I just finished reading Jhumpa Lahiri’s The Lowland and Alexander Pushkin’s Dubrovsky and found similar thing between the two: that sometimes things don’t get better. Both stories told about a struggle in its characters and until the end it didn’t let go. I’ve read something similar in Hanya Yanagihara’s A Little Life. Readers protested about the non-happy ending, non-”it’s get better” motto, which seems like all American dreams or whatever. They said that it’s not a good conclusion to read, that it could affect readers’ mental health, etc, etc.
While I do agree that reading fictions could generally inverted some ideas into people’s head, I don’t think that’s mean happy ending is a must in a story. Giving positive light, yes, but then, what will we do when the fact is, not everything gets better?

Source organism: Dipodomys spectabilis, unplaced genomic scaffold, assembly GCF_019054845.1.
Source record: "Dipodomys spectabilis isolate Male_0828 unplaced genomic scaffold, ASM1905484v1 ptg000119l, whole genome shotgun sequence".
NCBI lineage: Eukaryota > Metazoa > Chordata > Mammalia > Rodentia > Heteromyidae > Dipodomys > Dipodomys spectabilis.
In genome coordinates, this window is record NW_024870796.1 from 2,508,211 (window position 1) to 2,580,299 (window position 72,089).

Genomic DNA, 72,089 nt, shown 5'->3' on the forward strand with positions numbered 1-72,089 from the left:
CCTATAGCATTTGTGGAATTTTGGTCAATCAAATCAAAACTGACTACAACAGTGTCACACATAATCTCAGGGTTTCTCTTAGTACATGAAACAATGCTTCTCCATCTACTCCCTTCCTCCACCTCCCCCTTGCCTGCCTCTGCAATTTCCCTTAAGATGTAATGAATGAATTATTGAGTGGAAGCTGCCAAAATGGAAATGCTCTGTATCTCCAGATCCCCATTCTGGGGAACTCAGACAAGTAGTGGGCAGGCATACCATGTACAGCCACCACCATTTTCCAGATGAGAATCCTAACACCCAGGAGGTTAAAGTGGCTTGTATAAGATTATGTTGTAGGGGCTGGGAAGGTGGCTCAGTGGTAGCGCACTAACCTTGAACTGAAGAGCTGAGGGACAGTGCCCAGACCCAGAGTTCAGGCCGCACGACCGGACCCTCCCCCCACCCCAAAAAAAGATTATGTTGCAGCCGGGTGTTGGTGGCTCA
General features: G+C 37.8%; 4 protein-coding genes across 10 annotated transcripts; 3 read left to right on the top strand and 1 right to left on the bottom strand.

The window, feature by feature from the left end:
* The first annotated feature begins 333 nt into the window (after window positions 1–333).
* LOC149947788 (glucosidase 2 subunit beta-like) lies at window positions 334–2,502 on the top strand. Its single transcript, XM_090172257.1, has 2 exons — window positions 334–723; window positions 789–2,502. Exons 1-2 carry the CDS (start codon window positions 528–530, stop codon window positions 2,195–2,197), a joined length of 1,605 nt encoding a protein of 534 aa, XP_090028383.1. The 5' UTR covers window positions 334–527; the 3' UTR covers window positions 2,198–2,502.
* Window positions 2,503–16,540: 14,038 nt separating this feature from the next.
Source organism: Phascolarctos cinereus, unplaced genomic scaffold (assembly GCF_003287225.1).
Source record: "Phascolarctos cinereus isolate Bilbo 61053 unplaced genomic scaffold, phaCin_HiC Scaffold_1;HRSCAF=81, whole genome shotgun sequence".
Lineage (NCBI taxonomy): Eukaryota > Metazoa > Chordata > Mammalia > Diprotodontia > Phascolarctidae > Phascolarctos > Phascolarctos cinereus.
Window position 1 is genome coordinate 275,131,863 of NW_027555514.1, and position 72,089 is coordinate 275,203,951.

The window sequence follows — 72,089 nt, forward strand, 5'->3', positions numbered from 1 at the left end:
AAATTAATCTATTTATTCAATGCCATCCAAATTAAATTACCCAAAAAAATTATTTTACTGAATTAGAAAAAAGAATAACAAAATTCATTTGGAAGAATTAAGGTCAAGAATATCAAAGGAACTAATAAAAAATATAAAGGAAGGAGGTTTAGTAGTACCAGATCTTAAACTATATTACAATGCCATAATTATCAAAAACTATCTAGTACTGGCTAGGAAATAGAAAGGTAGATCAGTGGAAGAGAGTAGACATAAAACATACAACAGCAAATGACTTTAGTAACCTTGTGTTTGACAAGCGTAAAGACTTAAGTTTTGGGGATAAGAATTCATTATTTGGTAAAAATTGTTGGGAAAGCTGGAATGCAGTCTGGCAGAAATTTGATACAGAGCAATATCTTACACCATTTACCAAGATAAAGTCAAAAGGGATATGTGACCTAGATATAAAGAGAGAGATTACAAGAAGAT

Because there are things in this world that don’t get better.
Reading Pushkin, Lahiri and Yanagihara make me realizes that it takes a certain degree of courage to write about things that don’t get better. Some readers–most of it?–won’t like it. Moreover if it’s an unresoluted one. But still, they write and deliver their message beautifully
Because some things don’t get better. Some things stuck, or getting worse. Some things cannot have an answer. And that is life.
It makes me so envious.